Thomas A. Trainor, 62, a physics professor from the University of Washington, who was at the control panel, invoked another metaphor, likening the control room to the bridge of the Enterprise in “Star Trek.”But seriously, not all of us watch Star Trek. Some of us watch...Battlestar Galactica. You know, the new series. So different than the older one, and so much better.
“That’s Captain Kirk over there,” said Dr. Trainor, pointing to the shift leader, a spry 81-year-old physics professor from U.C.L.A., George Igo. He was accumulating collision data from the experimental run and amassing an impressive pile of pistachio shells on his desk. “I’m just the bookkeeper,” Dr. Igo said.
Dr. Trainor continued, “You could say I’m Sulu, at the controls, but when the captain tells me, ‘I want things run this way,’ I do it.”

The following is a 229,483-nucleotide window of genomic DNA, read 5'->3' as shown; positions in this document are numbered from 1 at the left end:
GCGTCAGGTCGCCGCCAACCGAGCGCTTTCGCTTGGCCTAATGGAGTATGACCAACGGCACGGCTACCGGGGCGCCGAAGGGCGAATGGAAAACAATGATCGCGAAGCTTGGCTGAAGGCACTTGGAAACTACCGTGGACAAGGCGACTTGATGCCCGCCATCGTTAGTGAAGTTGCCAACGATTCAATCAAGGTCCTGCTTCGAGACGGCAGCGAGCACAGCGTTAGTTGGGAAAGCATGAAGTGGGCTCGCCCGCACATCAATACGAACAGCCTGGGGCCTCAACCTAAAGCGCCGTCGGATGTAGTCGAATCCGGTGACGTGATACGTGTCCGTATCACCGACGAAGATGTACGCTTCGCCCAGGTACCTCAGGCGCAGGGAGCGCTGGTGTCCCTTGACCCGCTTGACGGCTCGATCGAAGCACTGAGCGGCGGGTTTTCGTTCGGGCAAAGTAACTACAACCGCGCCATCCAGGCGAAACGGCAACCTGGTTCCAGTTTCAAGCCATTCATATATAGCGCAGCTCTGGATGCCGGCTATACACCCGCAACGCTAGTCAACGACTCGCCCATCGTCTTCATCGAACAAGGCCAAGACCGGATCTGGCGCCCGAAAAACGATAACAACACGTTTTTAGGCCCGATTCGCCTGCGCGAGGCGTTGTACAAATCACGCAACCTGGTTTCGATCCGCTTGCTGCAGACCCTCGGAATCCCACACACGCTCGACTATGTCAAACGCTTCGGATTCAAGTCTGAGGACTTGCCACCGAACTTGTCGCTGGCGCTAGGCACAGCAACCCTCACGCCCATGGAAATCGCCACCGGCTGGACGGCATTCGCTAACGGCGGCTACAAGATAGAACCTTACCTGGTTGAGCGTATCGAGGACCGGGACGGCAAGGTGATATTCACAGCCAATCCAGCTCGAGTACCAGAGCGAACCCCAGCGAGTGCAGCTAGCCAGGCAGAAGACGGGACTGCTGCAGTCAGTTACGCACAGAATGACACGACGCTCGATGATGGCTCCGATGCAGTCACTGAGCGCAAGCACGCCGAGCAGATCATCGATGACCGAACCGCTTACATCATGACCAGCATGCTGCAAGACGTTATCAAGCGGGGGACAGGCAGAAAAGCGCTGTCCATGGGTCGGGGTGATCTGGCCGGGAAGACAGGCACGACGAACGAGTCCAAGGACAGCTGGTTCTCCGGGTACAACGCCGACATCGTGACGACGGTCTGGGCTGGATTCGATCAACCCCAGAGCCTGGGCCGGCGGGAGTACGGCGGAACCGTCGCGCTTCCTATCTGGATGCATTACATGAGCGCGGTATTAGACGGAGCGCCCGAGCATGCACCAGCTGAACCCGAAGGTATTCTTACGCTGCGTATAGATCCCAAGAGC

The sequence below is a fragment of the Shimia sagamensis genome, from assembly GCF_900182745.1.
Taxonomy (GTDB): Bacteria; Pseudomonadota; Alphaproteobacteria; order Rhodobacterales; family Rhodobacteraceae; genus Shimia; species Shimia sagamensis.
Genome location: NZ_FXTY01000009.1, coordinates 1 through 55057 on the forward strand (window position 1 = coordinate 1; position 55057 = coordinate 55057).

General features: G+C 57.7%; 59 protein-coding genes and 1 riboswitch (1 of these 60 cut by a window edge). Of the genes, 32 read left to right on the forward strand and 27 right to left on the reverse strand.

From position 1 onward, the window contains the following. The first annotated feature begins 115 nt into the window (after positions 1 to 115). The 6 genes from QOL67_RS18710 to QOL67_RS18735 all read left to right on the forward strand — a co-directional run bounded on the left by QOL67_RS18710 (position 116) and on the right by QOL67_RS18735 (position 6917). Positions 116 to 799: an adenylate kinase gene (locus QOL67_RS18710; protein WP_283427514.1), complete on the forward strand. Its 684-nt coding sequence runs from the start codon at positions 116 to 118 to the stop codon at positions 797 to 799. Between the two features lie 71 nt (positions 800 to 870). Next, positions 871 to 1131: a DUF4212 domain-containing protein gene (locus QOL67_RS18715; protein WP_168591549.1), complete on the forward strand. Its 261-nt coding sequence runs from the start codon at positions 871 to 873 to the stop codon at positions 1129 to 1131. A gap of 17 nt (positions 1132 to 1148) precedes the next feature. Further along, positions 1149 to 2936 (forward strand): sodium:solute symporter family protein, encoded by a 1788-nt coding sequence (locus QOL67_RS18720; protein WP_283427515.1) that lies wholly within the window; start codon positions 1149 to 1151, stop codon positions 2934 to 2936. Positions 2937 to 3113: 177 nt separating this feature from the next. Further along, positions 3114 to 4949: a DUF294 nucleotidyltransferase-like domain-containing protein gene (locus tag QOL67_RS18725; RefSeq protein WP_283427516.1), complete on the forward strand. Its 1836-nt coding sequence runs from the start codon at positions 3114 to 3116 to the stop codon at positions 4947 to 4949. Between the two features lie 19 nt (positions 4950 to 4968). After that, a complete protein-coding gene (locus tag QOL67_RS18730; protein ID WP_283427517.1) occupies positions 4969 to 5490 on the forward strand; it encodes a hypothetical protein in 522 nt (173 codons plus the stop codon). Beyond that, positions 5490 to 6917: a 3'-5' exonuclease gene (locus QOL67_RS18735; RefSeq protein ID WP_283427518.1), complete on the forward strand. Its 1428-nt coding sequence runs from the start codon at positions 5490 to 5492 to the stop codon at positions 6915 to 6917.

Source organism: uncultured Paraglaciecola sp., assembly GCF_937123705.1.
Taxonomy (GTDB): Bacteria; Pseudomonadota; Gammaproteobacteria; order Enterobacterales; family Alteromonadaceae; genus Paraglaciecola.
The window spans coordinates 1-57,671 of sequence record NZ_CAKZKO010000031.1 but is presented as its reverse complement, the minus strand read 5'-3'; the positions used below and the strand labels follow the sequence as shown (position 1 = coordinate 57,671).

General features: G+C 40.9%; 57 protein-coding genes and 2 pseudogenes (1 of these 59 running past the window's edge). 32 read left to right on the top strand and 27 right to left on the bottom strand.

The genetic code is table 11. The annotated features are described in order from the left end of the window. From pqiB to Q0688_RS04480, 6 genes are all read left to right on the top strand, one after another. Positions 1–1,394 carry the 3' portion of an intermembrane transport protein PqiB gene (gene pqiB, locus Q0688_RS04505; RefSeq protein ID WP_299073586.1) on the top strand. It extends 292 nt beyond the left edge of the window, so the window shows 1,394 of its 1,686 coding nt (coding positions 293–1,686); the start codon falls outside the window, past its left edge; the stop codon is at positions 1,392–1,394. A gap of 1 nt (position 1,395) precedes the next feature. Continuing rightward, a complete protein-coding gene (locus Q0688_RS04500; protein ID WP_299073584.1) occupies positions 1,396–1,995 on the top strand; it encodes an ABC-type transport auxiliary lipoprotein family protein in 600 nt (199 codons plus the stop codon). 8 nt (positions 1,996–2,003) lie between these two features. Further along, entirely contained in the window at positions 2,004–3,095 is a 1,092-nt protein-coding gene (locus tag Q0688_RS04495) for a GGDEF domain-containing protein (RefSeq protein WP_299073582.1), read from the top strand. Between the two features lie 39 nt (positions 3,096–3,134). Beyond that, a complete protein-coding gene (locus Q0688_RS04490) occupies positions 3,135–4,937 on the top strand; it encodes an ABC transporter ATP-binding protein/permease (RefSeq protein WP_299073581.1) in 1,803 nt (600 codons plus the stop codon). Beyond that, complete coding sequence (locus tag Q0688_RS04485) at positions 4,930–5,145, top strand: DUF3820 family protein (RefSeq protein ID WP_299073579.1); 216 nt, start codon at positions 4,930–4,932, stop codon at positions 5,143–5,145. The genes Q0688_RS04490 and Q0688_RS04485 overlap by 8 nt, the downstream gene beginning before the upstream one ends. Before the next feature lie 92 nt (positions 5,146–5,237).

“He’s Chekov,” Dr. Trainor said, pointing to Jan Kapitan, 26, a doctoral student in nuclear physics from the Czech Republic. Then he turned to a tall man monitoring the alarm systems, Peter Filip, who works for a research group from Moscow.
“He’s Scotty,” Dr. Trainor said, “because if something goes wrong, he has to respond.”
“The ‘Star Trek’ metaphor is very appropriate,” Dr. Trainor said. “Did you know the idea for the show was actually based on the voyages of Captain Cook? It is evocative of what we do here. The detector is not actually moving, but this is a voyage.”
Monday, May 07, 2007
More like Star Trek. A day the life in the STAR Control room during RHIC Run 7, but as covered by the New York Times (regional). Holy moly: